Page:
According to Dr. William Shrank, chief medical officer of the health plan division at the University of Pittsburgh Medical Center, “When patients don’t adhere to lifestyle or medications that are prescribed for them, there are really substantive consequences that are bad for the patient and very costly.” The New York Times claims that experts have estimated that patients who don’t take their medication on time costs about $100 billion a year, due to patients getting sicker and requiring additional treatment as a result.
This is actually not the first time that we’re seeing companies try to come up with ways to ensure patients take their medication on time. Last year a company developed a pill that could expand in your stomach and release doses over a period of time equivalent to the patient taking pills individually over the course of their treatment.
Microsoft co-founder and ex-CEO Bill Gates has announced a $100 million personal commitment to fight Alzheimer’s. He will be investing money into the Dementia Discovery Fund which seeks to discover treatments for this disease. This contribution isn’t being made by the Bill & Melinda Gates Foundation which already runs countless philanthropic projects across the globe. Gates will provide this $100 million himself.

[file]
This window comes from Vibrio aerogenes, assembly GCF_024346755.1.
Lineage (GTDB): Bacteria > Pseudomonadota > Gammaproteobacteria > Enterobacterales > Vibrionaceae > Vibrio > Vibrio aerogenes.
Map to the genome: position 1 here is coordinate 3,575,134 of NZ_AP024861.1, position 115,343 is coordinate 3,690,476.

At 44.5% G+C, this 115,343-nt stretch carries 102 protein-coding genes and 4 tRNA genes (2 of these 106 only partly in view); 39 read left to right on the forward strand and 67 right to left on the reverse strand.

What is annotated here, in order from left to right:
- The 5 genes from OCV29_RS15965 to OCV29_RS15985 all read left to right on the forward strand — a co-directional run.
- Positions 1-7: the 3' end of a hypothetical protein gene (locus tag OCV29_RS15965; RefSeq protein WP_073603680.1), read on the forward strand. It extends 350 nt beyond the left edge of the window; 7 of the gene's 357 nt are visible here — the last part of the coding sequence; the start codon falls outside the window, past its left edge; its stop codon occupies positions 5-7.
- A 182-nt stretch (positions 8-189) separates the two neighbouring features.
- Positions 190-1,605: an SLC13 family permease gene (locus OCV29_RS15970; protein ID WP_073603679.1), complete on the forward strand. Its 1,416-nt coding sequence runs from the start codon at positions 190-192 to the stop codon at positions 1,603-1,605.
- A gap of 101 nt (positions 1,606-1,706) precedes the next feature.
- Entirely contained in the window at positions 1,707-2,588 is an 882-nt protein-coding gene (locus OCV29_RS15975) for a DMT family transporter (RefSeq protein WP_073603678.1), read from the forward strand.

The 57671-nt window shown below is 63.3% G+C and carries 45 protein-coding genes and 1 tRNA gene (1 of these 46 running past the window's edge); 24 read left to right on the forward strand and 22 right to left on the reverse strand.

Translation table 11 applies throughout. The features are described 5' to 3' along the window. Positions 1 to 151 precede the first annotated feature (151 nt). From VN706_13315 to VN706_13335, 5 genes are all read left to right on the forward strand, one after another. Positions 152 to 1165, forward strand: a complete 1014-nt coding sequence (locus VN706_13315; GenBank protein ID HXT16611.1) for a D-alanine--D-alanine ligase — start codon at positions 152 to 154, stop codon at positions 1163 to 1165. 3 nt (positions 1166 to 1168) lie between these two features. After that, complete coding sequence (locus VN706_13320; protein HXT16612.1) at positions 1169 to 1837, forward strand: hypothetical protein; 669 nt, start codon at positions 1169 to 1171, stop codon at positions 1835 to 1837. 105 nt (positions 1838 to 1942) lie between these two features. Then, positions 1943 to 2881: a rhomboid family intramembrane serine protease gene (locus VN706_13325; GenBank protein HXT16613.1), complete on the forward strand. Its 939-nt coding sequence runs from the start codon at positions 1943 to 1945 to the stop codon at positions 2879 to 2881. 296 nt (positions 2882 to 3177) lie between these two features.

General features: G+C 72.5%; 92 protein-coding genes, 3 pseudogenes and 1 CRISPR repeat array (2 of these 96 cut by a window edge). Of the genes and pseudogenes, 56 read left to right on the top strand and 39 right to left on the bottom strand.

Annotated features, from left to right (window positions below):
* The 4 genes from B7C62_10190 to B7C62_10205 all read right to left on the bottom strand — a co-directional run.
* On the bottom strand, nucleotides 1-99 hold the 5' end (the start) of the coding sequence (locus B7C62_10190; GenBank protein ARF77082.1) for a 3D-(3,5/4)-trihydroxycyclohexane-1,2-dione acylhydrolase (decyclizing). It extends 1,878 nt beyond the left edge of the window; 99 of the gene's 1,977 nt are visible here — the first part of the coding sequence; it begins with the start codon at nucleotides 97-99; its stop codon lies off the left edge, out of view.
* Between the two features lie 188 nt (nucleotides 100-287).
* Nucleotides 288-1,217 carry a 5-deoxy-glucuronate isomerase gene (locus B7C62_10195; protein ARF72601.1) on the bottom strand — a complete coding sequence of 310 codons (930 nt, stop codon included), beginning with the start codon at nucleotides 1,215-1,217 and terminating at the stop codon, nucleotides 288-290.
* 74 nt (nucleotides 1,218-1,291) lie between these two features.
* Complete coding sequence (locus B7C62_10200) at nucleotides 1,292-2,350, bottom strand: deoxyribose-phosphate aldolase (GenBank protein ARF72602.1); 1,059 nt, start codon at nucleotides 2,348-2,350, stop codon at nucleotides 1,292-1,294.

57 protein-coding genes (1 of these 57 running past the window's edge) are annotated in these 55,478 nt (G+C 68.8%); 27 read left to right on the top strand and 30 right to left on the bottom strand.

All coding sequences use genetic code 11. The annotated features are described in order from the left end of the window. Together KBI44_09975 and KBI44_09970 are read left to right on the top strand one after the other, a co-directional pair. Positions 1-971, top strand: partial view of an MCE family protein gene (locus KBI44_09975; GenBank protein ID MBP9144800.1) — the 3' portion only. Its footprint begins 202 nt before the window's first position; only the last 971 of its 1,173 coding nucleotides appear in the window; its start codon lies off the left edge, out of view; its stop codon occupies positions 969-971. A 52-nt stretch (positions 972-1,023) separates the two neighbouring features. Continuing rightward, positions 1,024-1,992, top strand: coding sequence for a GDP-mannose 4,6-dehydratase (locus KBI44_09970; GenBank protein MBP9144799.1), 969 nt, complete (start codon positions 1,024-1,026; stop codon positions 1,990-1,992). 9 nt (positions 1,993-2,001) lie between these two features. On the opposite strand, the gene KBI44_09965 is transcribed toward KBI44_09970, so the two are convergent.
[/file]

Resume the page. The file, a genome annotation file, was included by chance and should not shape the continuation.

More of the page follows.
Bill Gates will first invest $50 million in the Dementia Discovery Fund. It’s a venture capital fund that seeks to bring together industry and government to try and find treatments for this brain-wasting disease.
He will follow up that investment with an additional $50 million which will be provided to the startup ventures that are working in Alzheimer’s research.
As people live longer, the number of people suffering from this disease and other forms of dementia continues to rise. It takes a growing emotional and financial toll on people suffering from this disease.
“It’s a huge problem, a growing problem, and the scale of the tragedy – even for the people who stay alive – is very high,” Gates told Reuters in an interview.
Even though there has been decades of scientific research on Alzheimer’s, there’s no treatment to slow the progression of the disease. Existing drugs can only ease some of the symptoms.
Gates is optimistic that with focused and well-funded innovation treatments can be found, even if it may take a decade to reach them.